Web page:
September 27, 2022   5 MIN READ

Pat On The Back

The Point After: Coverage Paved Way For Hit Parade On Wentz


The lasting image from Sunday’s bloodbath at FedEx Field is of Carson Wentz being pile-driven into the ground by Fletcher Cox.

Or being chased around by Josh Sweat.

Or being bullied by Brandon Graham.

Or being hurried, harassed and clobbered by any one of the Eagles’ front seven who got their hands on, around, or near the embattled Commanders quarterback.

The Eagles sacked Wentz nine times, hit him countless other times, and humbled their former franchise quarterback in a 24-8 road win that boosted their record to 3-0 and sent their 2016 second overall pick and his new team to 1-2.

But while the guys up front are getting all the love for their cosmic breakout,  it’s the men behind the men — the linebackers and secondary – who really deserves a victory lap around South Philly this week.

Eagles Commanders

Carson Wentz had his first reads taken away often against the Eagles.

Not that Graham, Sweat and Cox needed a whole lot of help to stage a sack parade – Washington’s offensive line played the accomplice, just fine – but the secondary’s role in the Wentz walloping can’t be dismissed or discounted, and becomes especially significant with another first-round quarterback on deck Sunday at the Line.

Defensive coordinator Jonathan Gannon, who’s been blitzing more than last year, once again worked some extra-man pressures into the game plan, showing an itchier trigger-finger than he did last year.

But a majority of those nine sacks came when Gannon opted for coverage over pressure, leaving the dirty work to the guys on the back end.

Instead of speeding up Wentz’s play clock, Gannon aimed to negate Wentz’s first read, using a variety of man-match principles and matchup zone concepts to force Wentz into progression reads that he couldn’t possibly execute with guys like Cox, Sweat and Graham easily winning their matchups up front.

Imagine trying to read War And Peace while 30 seconds worth of sand passes through an hourglass.

The Eagles were especially crafty at negating the flurry of crossing routes the Commanders were hoping to profit from, as Terry McLaurin, Jahan Dotson and tight end Logan Thomas were constantly shuttling through tight windows that were closed quickly by Avonte Maddox, James Bradberry and others on the interior.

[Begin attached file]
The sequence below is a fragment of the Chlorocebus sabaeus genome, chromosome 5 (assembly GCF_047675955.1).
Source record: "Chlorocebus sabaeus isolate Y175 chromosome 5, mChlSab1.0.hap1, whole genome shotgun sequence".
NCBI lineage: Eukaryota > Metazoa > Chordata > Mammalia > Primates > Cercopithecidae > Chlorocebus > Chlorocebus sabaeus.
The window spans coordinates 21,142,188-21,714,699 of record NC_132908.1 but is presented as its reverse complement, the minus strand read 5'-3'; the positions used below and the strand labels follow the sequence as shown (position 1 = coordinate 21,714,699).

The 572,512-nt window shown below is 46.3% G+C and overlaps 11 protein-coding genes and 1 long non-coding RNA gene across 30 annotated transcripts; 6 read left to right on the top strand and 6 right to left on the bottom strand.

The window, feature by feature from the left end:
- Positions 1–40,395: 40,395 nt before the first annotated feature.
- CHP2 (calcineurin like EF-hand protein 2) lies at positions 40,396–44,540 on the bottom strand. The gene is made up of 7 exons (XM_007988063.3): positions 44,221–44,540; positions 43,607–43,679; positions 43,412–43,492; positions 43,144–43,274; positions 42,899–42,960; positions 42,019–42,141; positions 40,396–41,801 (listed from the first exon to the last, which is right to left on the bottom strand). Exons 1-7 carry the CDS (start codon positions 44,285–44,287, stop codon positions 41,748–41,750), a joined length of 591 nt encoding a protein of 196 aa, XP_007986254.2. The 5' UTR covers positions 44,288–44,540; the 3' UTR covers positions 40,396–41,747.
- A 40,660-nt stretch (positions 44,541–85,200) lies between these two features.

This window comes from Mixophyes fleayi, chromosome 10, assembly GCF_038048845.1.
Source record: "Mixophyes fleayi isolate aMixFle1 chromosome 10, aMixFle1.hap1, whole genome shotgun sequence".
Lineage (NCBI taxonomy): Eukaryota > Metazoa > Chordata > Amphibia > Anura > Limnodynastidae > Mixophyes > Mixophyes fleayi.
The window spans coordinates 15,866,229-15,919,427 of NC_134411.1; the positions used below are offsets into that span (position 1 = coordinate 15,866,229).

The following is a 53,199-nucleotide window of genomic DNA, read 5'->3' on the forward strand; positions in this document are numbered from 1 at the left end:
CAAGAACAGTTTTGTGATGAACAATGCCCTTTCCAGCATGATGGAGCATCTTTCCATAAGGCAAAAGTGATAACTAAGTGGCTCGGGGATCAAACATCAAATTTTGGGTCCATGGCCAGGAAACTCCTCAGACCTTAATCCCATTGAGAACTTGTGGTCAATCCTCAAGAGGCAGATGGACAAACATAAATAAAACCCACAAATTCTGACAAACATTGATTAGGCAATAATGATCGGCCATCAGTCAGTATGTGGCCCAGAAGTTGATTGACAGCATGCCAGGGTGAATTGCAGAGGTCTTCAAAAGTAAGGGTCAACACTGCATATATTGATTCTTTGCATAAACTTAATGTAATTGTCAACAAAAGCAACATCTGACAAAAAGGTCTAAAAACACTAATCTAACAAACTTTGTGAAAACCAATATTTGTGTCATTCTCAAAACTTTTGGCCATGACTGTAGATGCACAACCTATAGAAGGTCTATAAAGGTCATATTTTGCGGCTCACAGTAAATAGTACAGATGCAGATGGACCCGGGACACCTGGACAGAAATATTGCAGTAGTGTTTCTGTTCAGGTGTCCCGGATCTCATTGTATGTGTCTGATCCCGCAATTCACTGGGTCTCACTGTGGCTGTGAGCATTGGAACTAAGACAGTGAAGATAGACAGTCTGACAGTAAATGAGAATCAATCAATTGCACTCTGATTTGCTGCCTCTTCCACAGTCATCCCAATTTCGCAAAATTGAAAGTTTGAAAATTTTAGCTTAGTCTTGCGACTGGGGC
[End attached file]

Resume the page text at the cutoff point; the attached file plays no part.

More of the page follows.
Coverage linebackers T.J. Edwards and Kyzir White were also part of the game plan that clouded that middle of the field, leaving Wentz to find nothing but arms and hands from defensive linemen coming at him.

You didn’t hear those back-end names mentioned nearly as much as you heard the names Cox, Graham, Reddick and Sweat but they were equally vital into carrying out the game plan of making Wentz pat the football before being planted in the ground.

Sure, Wentz can be his own worst enemy, and a handful of his passes either sailed, were under-thrown or just not placed well.

Some of his worst passes and decisions came from RPOs, which are supposed to be easy reads and intended to create pitch-and-catch scenarios. 

Wentz also could’ve helped himself, and the offense, with better pre-snap decision-making and by throwing with more anticipation. Sticky coverage can still be beaten by well-timed throws or with precise ball placement.

But teams know that those aren’t Wentz’s strengths, and Gannon knew his defensive line could feast on Washington’s underwhelming front five without an abundance of extra pressure if he could just delay Wentz’s release a tick or two longer.

Last year, Gannon couldn’t have execute coverage concepts that ask defensive backs to play up close and either run stride-for-stride with pass catchers or carry them to the next defender, not with Anthony Harris, Rodney McLeod and Steven Nelson comprising three-fifths of the secondary. 

With better personnel – namely Bradberry, Gardner-Johnson and safety Marcus Epps – comes better play designs and more ways to limit quarterbacks from striking big and, more importantly, striking fast.

Gannon has seen that he can win with blitzes or with coverage, which should come in handy down the road, when he chooses to mix and match those concepts in the same game against quarterbacks who dissect defenses better than Wentz does.

Jags quarterback Trevor Lawrence, the first overall pick in 2021 and next up against the Eagles this Sunday, is already thriving under new coach Doug Pederson.

Lawrence has thrown six touchdowns to just one interception, with a passer rating of 103.1 – a major boost after a rookie season ruined by former head coach Urban Meyer. 

Lawrence has only been sacked twice and is completing almost 70 percent of his passes, which shows that he’s seeing the field clearly and his offensive line is holding up its end of the bargain.

“I think he’s processing at a high level,” Gannon said Tuesday. “He’s very accurate, has a big arm, he’s athletic. He’s tall. He can see. When you watch the tape of him, certain quarterbacks play real fast. He’s one of those guys.”

Will Gannon choose to dial up pressure or rely heavily on coverage? 

That he can even decide between those options illustrates the difference between last year’s defense and this year’s version.

– Geoff Mosher (@geoffmoshernfl) is co-host of the “Inside the Birds” podcast and staff writer for

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